Impulse buying – why we do it and how it’s triggered

Impulse buys are all around us especially online

There is sound psychology behind the well known sales maxim, “Sell the sizzle, not the steak.” Focus on the effects and benefits rather than on the item or service being sold.

Our imaginations grab hold of the potential gratification and – boom – we have bought it.

Psychologists believe that anticipation is more powerful than retrospection and can instantly change our emotional state. That’s the secret of ‘Retail Therapy’ no doubt. Excitement and pleasurable anticipation is like a drug for many, like aspirin for a headache.

Retailers have used this to whet buyers’ appetites since Eve presented Adam with the apple. The tried and trusted formula of the AIDA method still works in the internet age – Attention, Interest, Desire, Action. That’s the simple path that sellers take us along to make a sale.

Impulse purchases blend the first three into a split second of a powerful emotional surge that takes us right to the Action step. We whip out our plastic on the spot.

Why do we buy things on impulse?

Retail therapy is a real thing for many people. Impulse buying is often related to unhappiness or anxiety. Equally, people who enjoy shopping for fun are more likely to buy on impulse.

It’s a slippery slope. One taste of the sensation of pleasure, perhaps the guilty pleasure, means we are more likely to buy more items repeatedly in time just to continue the pleasurable experience.

How the internet and e-commerce has intensified our consumer appetites

Shops and convenience stores have become expert at encouraging impulse buying. The longer we wait in checkout queues lined by sweets, chocolate and snacks, the more tempted we are to buy something.

Online sites have ratcheted that up because they can do it all the time we stay on a website. We are under no pressure to leave the store. The desire for that sizzle grows and grows in our minds and we can order it with a single click. Buy Now buttons are the aspirin.

Contrast surfing the internet with how we were sold things in the last century. Advertising on TV, newspapers, magazines and catalogues worked at a slower pace. Now you read your Facebook page and ads are pushed at you non-stop.

The most significant difference is that once your attention, interest and desire have been activated, gratification and anticipation are just a few clicks and a few seconds away.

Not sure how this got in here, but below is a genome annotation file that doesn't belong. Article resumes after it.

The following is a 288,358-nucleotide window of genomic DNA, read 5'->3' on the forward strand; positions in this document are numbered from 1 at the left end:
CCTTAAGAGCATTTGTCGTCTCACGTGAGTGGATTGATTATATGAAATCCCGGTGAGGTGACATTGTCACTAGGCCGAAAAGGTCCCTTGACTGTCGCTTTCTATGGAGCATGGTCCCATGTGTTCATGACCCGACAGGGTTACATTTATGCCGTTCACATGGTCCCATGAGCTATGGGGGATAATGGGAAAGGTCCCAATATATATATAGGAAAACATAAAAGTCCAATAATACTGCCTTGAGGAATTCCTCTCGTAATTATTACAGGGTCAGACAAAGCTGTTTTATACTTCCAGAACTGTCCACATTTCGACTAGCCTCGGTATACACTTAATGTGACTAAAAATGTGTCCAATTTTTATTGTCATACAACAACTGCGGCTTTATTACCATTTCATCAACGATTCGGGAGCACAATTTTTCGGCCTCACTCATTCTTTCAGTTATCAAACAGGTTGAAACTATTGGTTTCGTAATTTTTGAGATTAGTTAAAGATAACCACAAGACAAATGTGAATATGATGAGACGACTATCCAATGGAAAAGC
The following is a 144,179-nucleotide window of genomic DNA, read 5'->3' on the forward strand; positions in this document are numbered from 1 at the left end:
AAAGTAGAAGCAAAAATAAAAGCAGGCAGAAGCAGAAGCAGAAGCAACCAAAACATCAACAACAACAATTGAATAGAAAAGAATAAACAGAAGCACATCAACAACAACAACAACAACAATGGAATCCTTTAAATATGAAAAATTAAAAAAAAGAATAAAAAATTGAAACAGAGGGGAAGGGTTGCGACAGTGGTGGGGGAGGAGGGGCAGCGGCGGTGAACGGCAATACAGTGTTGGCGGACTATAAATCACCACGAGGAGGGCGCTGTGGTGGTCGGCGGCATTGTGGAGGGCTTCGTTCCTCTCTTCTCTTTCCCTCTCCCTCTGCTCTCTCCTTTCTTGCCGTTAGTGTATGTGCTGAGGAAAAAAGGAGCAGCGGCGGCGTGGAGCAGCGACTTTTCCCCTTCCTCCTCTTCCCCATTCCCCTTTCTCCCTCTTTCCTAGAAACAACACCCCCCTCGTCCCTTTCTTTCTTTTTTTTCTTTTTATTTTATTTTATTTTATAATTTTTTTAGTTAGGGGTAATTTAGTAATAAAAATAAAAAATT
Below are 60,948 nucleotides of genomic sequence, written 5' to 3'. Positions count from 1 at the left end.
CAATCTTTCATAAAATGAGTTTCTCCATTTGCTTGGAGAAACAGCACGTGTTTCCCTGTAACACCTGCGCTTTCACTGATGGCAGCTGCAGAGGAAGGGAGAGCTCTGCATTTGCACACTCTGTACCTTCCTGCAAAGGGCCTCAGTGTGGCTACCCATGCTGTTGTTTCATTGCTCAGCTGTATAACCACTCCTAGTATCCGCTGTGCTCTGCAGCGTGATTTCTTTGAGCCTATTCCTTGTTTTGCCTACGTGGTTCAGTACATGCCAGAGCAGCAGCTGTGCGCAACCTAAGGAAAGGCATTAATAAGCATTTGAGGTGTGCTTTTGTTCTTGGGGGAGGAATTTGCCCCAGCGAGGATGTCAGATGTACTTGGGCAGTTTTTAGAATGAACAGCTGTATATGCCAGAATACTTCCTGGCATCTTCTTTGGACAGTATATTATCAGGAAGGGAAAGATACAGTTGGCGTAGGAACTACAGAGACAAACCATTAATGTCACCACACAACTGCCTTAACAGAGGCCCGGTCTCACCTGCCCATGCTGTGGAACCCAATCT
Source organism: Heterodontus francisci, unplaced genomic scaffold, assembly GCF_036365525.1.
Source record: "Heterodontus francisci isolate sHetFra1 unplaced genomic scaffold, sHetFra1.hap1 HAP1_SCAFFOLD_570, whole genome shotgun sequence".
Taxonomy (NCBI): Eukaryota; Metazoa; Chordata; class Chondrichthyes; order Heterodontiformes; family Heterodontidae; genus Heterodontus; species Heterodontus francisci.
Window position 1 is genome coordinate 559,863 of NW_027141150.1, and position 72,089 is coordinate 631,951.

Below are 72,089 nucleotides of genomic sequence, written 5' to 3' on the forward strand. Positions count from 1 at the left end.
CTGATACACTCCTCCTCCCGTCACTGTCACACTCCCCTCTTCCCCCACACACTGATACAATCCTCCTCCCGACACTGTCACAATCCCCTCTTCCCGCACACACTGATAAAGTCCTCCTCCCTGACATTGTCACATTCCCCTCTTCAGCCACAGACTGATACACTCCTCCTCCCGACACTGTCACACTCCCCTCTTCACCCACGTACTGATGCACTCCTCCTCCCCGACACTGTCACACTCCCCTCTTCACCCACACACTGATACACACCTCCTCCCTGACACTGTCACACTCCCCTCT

We want the item immediately. We may remember how Amazon seriously investigated drone delivery to satisfy that very craving – and it may still happen.

On the subject of pricing – why 9 is a magic number and other more surprising facts

The psychology of stimulus and sales psychology is well researched and fascinating.

This article by marketer Neil Patel summarises many examples of how one price point outsells another, very often a price ending in 9, such as £7.99 (no surprise there). However, there are little twists on that basic tenet that clever vendors exploit. It pays to know them.

Displaying a chart comparing our product with the competition does not always work as expected because our minds may not choose the lowest priced product.

Time saving is a surprisingly strong sales point, which is something that price comparison sites maximise. We often choose saving time over saving cash it seems.

What impact do price comparison websites have on impulse purchases?

Not a lot, is the short answer. Comparison sites work for people who are shopping around and who tend to do research before buying – the opposite of impulse purchases.

Website features that trigger impulse buys

A formal study into 60 fashion/apparel websites is still highly relevant although it was carried out 10 years ago. It identified 20 external cues that trigger impulse buying.

Just some of the most effective mechanisms that online vendors use to boost sales through impulse purchases are:

Sales – The classic technique, used by DFS sofas as a permanent feature (meaning it really does work despite the jokes). Price tags that show the original price slashed to the sales price.

Promotions such as time limits designed to create feelings of panic, that if you don’t buy now, you will miss your chance. Or BOGOFs which are a real cheat, as they make shoppers feel they are spending less when they are really spending more.

Ideas – Get free postage if you spend just a little bit more. Satisfy your need for instant gratification with guaranteed next day delivery.

Suggestions – Customers who bought X went on to buy Y and Z, or upsell pages at checkout for more expensive items, taking advantage of the fact that we are in a buying mood.

Finally . .

Knowing that you are being subjected to impulse buy triggers is an excellent first line of defence. Keeping your money in your purse or wallet gives a better sense of satisfaction next morning in most cases.



Dawson, S., Kim, M. (2010). Cues on apparel web sites that trigger impulse purchases. Journal of Fashion Marketing and Management. Retrieved from:

Patel, N. (2012). 5 Psychological Studies on Pricing That You Absolutely MUST Read.  Retrieved from

Van Boven, L., Ashworth, L., (2007). Looking Forward, Looking Back: Anticipation Is More Evocative Than Retrospection. Journal of Experimental Psychology 2007, Vol. 136, No. 2, 289 –300.

Zimmerman, I. (2012). What Motivates Impulse Buying? Psychology Today. Retrieved from: